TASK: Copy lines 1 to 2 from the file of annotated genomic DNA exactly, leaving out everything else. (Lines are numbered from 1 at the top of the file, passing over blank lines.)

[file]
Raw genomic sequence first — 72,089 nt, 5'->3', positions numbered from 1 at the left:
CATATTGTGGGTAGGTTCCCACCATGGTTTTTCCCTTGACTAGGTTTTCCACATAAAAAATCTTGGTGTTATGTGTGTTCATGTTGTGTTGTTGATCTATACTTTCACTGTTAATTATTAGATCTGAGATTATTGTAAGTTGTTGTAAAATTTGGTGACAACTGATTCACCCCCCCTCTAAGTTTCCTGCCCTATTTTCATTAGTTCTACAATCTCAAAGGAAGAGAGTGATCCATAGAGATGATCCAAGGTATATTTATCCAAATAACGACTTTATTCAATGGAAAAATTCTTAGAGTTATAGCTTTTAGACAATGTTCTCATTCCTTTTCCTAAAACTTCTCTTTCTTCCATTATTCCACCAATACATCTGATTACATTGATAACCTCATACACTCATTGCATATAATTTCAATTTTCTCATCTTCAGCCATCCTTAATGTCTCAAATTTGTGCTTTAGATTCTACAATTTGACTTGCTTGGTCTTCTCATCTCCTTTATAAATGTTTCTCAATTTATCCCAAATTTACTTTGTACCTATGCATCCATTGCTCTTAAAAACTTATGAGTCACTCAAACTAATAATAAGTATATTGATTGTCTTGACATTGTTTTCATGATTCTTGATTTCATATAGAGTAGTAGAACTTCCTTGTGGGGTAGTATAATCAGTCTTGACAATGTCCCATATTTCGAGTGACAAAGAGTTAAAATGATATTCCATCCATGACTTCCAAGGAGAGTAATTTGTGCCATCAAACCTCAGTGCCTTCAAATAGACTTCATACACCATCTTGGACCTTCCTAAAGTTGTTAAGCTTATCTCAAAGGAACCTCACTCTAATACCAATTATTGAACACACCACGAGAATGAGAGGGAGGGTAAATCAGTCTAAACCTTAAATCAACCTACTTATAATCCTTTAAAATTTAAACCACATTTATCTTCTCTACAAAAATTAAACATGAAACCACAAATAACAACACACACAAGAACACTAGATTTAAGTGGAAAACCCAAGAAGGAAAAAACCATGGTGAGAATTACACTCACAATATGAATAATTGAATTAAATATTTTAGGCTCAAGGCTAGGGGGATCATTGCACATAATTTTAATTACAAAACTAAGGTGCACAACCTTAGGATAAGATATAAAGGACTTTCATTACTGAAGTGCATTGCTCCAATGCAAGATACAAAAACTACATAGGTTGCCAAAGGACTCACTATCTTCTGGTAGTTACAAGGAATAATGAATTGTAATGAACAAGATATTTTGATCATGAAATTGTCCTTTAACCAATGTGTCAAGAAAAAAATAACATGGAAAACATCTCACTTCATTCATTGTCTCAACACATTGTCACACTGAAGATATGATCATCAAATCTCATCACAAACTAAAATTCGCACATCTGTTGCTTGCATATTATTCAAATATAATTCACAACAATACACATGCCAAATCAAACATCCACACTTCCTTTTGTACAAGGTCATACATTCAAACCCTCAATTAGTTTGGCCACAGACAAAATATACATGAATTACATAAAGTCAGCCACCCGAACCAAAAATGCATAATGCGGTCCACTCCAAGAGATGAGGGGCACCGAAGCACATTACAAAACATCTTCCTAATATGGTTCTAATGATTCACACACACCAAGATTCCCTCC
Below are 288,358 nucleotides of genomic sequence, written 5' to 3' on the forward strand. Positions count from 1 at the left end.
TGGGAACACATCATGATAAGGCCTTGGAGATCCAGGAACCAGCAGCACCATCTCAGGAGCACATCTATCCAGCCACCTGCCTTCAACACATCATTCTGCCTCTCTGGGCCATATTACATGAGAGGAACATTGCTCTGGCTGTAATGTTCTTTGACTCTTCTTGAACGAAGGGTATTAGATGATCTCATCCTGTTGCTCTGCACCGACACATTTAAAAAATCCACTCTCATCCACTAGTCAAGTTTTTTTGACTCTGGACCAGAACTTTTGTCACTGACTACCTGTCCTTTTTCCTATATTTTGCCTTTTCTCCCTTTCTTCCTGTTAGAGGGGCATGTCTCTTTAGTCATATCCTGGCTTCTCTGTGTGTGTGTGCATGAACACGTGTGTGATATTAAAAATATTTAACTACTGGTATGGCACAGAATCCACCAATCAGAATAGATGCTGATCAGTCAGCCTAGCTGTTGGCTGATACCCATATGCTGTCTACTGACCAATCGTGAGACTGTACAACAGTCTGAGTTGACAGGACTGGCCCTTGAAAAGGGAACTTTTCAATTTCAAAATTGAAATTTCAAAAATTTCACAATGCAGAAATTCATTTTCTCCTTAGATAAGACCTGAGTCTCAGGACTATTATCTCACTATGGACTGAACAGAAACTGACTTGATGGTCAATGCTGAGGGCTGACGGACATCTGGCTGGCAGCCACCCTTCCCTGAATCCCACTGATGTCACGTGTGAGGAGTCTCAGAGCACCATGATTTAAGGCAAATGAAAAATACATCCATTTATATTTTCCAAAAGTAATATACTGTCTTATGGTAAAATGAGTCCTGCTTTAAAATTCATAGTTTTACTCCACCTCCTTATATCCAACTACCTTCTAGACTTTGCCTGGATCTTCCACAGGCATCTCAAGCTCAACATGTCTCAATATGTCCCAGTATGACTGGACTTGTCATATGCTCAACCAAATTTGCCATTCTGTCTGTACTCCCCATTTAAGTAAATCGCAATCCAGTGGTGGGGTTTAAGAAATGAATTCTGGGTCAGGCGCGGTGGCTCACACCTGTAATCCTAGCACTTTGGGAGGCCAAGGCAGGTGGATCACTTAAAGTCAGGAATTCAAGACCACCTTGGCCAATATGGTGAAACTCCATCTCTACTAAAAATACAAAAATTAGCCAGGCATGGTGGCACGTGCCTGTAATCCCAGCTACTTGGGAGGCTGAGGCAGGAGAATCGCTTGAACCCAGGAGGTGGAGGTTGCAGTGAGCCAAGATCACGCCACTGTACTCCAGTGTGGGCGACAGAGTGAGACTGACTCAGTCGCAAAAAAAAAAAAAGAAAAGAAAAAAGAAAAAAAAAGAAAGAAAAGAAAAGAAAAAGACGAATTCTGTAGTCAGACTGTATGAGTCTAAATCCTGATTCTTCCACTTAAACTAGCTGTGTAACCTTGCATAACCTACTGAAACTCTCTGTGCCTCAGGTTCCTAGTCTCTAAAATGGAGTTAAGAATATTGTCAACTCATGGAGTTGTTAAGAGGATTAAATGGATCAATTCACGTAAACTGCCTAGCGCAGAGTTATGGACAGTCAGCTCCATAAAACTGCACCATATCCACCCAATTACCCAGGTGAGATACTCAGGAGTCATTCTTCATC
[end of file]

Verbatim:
Raw genomic sequence first — 72,089 nt, 5'->3', positions numbered from 1 at the left:
CATATTGTGGGTAGGTTCCCACCATGGTTTTTCCCTTGACTAGGTTTTCCACATAAAAAATCTTGGTGTTATGTGTGTTCATGTTGTGTTGTTGATCTATACTTTCACTGTTAATTATTAGATCTGAGATTATTGTAAGTTGTTGTAAAATTTGGTGACAACTGATTCACCCCCCCTCTAAGTTTCCTGCCCTATTTTCATTAGTTCTACAATCTCAAAGGAAGAGAGTGATCCATAGAGATGATCCAAGGTATATTTATCCAAATAACGACTTTATTCAATGGAAAAATTCTTAGAGTTATAGCTTTTAGACAATGTTCTCATTCCTTTTCCTAAAACTTCTCTTTCTTCCATTATTCCACCAATACATCTGATTACATTGATAACCTCATACACTCATTGCATATAATTTCAATTTTCTCATCTTCAGCCATCCTTAATGTCTCAAATTTGTGCTTTAGATTCTACAATTTGACTTGCTTGGTCTTCTCATCTCCTTTATAAATGTTTCTCAATTTATCCCAAATTTACTTTGTACCTATGCATCCATTGCTCTTAAAAACTTATGAGTCACTCAAACTAATAATAAGTATATTGATTGTCTTGACATTGTTTTCATGATTCTTGATTTCATATAGAGTAGTAGAACTTCCTTGTGGGGTAGTATAATCAGTCTTGACAATGTCCCATATTTCGAGTGACAAAGAGTTAAAATGATATTCCATCCATGACTTCCAAGGAGAGTAATTTGTGCCATCAAACCTCAGTGCCTTCAAATAGACTTCATACACCATCTTGGACCTTCCTAAAGTTGTTAAGCTTATCTCAAAGGAACCTCACTCTAATACCAATTATTGAACACACCACGAGAATGAGAGGGAGGGTAAATCAGTCTAAACCTTAAATCAACCTACTTATAATCCTTTAAAATTTAAACCACATTTATCTTCTCTACAAAAATTAAACATGAAACCACAAATAACAACACACACAAGAACACTAGATTTAAGTGGAAAACCCAAGAAGGAAAAAACCATGGTGAGAATTACACTCACAATATGAATAATTGAATTAAATATTTTAGGCTCAAGGCTAGGGGGATCATTGCACATAATTTTAATTACAAAACTAAGGTGCACAACCTTAGGATAAGATATAAAGGACTTTCATTACTGAAGTGCATTGCTCCAATGCAAGATACAAAAACTACATAGGTTGCCAAAGGACTCACTATCTTCTGGTAGTTACAAGGAATAATGAATTGTAATGAACAAGATATTTTGATCATGAAATTGTCCTTTAACCAATGTGTCAAGAAAAAAATAACATGGAAAACATCTCACTTCATTCATTGTCTCAACACATTGTCACACTGAAGATATGATCATCAAATCTCATCACAAACTAAAATTCGCACATCTGTTGCTTGCATATTATTCAAATATAATTCACAACAATACACATGCCAAATCAAACATCCACACTTCCTTTTGTACAAGGTCATACATTCAAACCCTCAATTAGTTTGGCCACAGACAAAATATACATGAATTACATAAAGTCAGCCACCCGAACCAAAAATGCATAATGCGGTCCACTCCAAGAGATGAGGGGCACCGAAGCACATTACAAAACATCTTCCTAATATGGTTCTAATGATTCACACACACCAAGATTCCCTCC